It has been a long time since we posted a review of a pencil, and that is one of the purposes this site was meant to serve when I started it. Among the pencils that keep popping up on the list of what Comrades would like to see reviewed is the Mirado Black Warrior, the pencil which will lead the charge in this resolution to a more consistent program of posting reviews.
Material: California Incense Cedar.
Finish: Glossy black with gold lettering.
Ferrule: Red-banded brass.
Eraser: Genuine Pink Pearl.
Core: Waxed-ceramic/graphite composite. Available in #1/B, #2/HB, #2.5/F, #3/H.
Markings: “USA/Mirado Black Warrior/HB/[two hearts].”
Packaging: Varies from open-stock, to packs of eight or ten, to boxes of a dozen.
Origin: Made in Lewisburg, Tennessee, United States by the Sanford Corporation.
Availability: Widely available in office supply stores, art supply stores, university bookstores, department stores and online.
What the Mirado Black Warrior has over other pencils that are as widely available is that it is obviously of a higher quality. It is not nicer than the Mirado Classic, but the latterâ€™s yellow color does little to set it apart from cheapos you might find discarded on the sidewalk. The Black Warrior, with itâ€™s black finish, banded brass ferrule and rounded shape, stands out among American pencils when on a desk or sticking out of a shirt pocket.
The obviousness of its quality does not end with the appearance. PaperMate bills the Mirado pencils as the smoothest writing pencils in the world. While that is certainly a matter for debate, the core of the Mirado is smooth, due to being impregnated with wax. This has its ups and downs. On the bright side, you get the above-mentioned smoothness and a superior strength of point that resists breakage and lasts long between sharpenings. On the not-so-bright side, the ultra-smoothness has the price of leaving a very faint line, even for an HB pencil. As a partial remedy, you could try the #1/B grade, which maintains the legendary smoothness and generates a darkness of line that runs a little darker than a Dixon #2/HB. Personally, I prefer this grade for writing and the HB for underlining and marginalia in books.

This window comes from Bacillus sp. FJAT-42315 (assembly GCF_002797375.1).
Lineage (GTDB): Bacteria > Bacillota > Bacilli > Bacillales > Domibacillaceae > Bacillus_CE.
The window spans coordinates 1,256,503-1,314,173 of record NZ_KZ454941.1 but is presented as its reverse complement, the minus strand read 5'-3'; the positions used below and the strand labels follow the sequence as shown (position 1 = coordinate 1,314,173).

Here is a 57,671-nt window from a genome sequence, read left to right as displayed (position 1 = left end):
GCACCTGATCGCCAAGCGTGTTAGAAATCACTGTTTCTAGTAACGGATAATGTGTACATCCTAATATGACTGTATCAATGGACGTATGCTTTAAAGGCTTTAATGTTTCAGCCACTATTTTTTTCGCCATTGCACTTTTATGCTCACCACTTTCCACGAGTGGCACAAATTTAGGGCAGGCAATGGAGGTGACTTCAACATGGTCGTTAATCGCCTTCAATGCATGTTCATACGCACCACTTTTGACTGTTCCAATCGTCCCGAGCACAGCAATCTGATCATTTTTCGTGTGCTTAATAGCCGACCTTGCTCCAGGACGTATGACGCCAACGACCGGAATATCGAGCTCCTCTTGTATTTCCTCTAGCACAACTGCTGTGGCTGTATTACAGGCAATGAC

There is debate over whether “rough” erasers like the Pink Pearl damage paper too much compared with something like the Staedtler Mars plastic eraser. With the pumice in the Pink Pearl, this may very well be the case, and I would never use one on watercolor paper or the like. But that is not the purpose of the Pink Pearl or the Mirado. While one can certainly sketch away with a Black Warrior (and I have attended boring lectures where people did just that), the primary purpose of Mirado pencils is writing. A new Mirado with a semi-soft Pink Pearl will not burn holes through the pages you write on. It might remove a small layer, but only an overly heavy hand or inferior paper will cause ruin for pages of writing with a Pink Pearl. If one is concerned about the microscopic flaws such a rough eraser might cause on writing paper, one might not like a Mirado. Not caring about that myself, I prefer the eraser on Mirado pencils to the eraser on any other Sanford pencil, by far. The eraser does what it should do, while managing to last far longer than softer erasers. They are a bit on the messy side, but no one said this Revolution was going to be a tidy one.
Writing with a Black Warrior is a new experience for someone used to hexagonal pencils. With the glossy finish, even only slightly damp hands make getting a good grip a bit difficult. On the other hand, the round shape allows for holding the pencil in different positions, and I imagine that Comrades who have had the corners of a pencil embedded into fingers will appreciate the gentler shape of the Black Warrior. They fall right off the desk, so angle them carefully.
Of course, the Black Warrior smells heavenly because of its cedar construction, and sharpening a rounded wooden pencil is a breeze with any quality sharpener. And there are always some times that a very sharp and light-marking pencil is exactly the tool for the job, such as writing in precious LOA volumes. Still, with the softest grade, one can enjoy the smoothness and the darkness of a fine American pencil. Considering their relatively inexpensive price tag, wide availability and impressive quality, the Black Warrior is a formidable tool to have in a Comrade’s graphite arsenal.
[Text and images, J.G.]